Maybe the greatest cinematography since Lawrence of Arabia.
That's the only good thing I can say about this movie, though even it has a problem I will get to. ***Beware of spoilers--though a reasonably aware person should know what to expect from this film plotwise just watching the trailers.***
Artists tell stories. And great stories are told and retold many times and can and should be adapted in the telling. Yet, any change should serve some purpose to the story or to a larger theme the story is drawing our attention to.
Hugh Glass and his story are an authentic part of the American West, though quickly turned into folk tale and legend. Jim Bridger became one of the great mountain men, explorers, and entrepreneurs in his own right. I encountered Hugh Glass' story in the masterful A Cycle of the West by Nebraska poet laureate John G. Neihardt, a volume that should be in the canon of American literature read by every well-educated person.
The real Hugh Glass story is one of forgiveness overcoming violence and revenge. The genuine story is both an unconventional Western and true, which is one reason the story is so subversive of our romanticized notions of the West.
Inarritu has chosen to tell a different story--a very conventional revenge narrative. In fact, so conventional, that I quickly became bored by the film and wondered why I needed to wait hours more for a bloody death scene (I actually was checking the time to see how much longer I had to endure). This film ratchets up our romanticized notions of the West and employs every stereotype and trope. Whereas the real story reminds us that our romanticized notions are inauthentic. This strange choice of a conventional plot also led to thematic decision I greatly disliked.
I was, in fact, disgusted by the film. Not its violence, but the filmmakers' decision to create a hypermasculine story.
First, they manufactured a half-Pawnee son. Why? They seem to have chosen to do so in order to make the revenge all that more potent and guarantee a violent conclusion.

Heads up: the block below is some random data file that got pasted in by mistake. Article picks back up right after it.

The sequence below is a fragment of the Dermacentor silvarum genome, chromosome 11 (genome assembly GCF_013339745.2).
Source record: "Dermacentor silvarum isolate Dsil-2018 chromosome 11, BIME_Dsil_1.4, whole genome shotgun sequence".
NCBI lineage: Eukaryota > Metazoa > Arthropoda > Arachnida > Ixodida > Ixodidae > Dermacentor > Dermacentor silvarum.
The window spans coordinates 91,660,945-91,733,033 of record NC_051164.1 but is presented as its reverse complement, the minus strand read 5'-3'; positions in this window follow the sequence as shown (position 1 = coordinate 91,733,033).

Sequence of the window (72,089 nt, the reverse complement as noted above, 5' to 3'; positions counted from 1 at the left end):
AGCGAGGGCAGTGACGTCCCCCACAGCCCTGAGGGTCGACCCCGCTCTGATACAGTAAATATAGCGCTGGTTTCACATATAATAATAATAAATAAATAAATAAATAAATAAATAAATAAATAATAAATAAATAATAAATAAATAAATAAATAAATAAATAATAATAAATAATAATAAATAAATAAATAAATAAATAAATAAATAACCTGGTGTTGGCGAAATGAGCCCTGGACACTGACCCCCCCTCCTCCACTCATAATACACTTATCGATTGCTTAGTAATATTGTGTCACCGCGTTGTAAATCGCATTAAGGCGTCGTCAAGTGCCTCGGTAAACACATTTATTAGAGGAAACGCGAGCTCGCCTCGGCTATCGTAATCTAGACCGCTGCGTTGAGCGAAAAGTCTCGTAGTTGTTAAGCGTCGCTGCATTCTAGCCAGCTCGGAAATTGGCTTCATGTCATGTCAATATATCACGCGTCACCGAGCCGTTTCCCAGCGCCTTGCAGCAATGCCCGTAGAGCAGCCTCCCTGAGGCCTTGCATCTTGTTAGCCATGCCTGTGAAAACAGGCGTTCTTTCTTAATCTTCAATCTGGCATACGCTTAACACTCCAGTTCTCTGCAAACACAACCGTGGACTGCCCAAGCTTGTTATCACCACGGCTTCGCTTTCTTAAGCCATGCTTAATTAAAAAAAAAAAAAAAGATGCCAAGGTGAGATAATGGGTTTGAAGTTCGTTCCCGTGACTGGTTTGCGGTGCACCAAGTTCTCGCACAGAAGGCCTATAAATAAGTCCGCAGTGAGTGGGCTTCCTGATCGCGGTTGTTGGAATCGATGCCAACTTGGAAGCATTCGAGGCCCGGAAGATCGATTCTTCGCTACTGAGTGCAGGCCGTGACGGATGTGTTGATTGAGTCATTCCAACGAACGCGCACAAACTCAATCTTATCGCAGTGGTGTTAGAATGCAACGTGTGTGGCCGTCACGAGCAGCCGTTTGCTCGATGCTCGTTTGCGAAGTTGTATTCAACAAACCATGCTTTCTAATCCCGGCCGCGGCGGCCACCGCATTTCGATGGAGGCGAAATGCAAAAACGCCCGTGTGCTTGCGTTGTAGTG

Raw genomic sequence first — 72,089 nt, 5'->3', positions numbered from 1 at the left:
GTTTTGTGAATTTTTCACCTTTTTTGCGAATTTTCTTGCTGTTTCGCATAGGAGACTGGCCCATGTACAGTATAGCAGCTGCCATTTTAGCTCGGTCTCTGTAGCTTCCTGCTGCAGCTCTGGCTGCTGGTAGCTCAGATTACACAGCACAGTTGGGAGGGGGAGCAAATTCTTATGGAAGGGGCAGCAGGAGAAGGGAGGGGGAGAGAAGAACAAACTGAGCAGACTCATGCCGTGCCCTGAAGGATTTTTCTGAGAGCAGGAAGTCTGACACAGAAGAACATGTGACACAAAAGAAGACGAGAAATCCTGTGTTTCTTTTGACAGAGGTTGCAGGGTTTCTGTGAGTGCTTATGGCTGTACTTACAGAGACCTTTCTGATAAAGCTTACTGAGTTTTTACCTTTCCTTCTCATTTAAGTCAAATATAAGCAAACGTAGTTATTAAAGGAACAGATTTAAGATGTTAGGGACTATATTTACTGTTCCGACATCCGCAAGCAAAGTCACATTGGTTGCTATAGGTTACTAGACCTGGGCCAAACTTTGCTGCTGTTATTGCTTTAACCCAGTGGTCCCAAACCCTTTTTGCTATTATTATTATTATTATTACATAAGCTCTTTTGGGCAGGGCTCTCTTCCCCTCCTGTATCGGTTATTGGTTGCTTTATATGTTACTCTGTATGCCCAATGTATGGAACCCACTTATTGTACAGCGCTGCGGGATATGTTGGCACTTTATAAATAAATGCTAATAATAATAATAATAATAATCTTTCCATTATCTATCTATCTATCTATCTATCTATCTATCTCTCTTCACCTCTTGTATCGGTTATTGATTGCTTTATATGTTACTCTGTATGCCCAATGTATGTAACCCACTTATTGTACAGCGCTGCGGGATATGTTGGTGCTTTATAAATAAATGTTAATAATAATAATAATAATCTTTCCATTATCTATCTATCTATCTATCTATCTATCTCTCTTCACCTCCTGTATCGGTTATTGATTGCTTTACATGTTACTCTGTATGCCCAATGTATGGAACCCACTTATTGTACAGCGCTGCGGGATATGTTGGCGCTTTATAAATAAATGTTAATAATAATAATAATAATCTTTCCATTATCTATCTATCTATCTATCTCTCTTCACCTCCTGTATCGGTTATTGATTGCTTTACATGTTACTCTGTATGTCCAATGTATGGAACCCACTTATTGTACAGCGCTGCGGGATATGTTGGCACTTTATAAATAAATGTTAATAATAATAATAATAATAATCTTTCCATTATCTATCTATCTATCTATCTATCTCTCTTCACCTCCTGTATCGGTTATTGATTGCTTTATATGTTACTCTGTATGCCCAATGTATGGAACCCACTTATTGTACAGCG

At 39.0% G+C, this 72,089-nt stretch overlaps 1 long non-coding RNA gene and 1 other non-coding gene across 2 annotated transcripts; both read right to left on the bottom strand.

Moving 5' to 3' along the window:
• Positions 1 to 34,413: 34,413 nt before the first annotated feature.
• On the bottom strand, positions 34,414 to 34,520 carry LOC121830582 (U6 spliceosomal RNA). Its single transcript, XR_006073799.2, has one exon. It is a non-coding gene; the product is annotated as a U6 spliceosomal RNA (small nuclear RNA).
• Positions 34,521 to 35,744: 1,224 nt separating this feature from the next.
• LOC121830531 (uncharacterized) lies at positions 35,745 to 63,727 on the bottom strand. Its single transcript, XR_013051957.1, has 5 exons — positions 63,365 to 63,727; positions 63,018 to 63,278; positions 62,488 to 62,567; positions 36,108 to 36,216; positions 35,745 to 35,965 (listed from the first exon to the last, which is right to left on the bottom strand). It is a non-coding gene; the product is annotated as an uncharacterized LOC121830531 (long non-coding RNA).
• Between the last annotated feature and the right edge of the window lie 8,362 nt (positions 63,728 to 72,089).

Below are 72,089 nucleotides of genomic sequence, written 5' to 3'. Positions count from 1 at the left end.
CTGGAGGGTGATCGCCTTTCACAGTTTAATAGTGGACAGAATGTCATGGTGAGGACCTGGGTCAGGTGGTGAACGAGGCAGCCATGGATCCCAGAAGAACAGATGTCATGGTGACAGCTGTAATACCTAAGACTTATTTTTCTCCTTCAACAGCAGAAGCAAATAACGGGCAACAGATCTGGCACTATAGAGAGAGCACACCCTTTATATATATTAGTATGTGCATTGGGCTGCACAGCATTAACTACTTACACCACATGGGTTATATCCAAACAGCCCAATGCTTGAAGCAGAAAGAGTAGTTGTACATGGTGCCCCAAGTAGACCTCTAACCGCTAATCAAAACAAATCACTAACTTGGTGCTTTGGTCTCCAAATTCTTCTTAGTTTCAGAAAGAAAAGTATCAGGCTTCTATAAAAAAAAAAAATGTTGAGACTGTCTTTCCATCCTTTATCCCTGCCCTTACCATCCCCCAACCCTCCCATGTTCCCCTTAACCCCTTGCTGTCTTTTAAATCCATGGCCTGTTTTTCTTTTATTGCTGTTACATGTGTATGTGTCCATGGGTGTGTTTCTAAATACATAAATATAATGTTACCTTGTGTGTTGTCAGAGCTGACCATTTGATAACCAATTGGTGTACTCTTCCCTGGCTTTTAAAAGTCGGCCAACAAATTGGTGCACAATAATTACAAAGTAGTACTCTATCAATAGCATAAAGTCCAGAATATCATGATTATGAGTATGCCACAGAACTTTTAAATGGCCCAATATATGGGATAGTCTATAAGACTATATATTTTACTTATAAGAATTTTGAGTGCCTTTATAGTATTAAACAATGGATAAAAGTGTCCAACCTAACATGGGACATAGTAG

They've also chosen to set the film in mountainous winter landscapes instead of on the Great Plains where the events occurred (Glass encountered Fitzgerald north of Omaha at Fort Atkinson). This choice, which leads to the stunningly beautiful cinematography, also seems to be about ratcheting up the hyper-masculinity. Crawling across the rolling hills and grassy meadows of the Plains would seem to be not effort enough for these filmmakers. They need to manufacture sturm und drang.
Then they add repeated and unnecessary sequences of sadistic tortures of Hugh Glass. Was the story of bear mauling, betrayal, and survival by crawling not powerful enough?
As told by John Neihardt, the story is rooted in the friendship between Glass and Bridger, a friendship completely lacking in the film (because of the manufactured son?). Glass feels betrayed by a friend and the anger and bitterness motivates his crawl, but evaporates when he finally meets up with Bridger again.
Also, the Neihardt version reveals a homoerotic possibility to the relationship between Glass and Bridger. We know from the historical record that the men who blazed trails in the West often engaged in same-sex relations, though the films and television shows often unqueer these stories.
Which they've done again. This time in service to a hypermasculinity that can't tell a story of friendship, same-sex love, or forgiveness. That would be a good story. An unconventional Western film with unexpected plot developments. And, very likely, also a true story.
So, if this film wins the Academy Award for Best Picture, then I will be even more angry for Brokeback Mountain lost. Clearly the lesson for filmmakers is that they should purge the queer elements of the great stories.
Read more about the Neihardt story here.
And an article that also disliked the film for its refusal to tell the genuine story.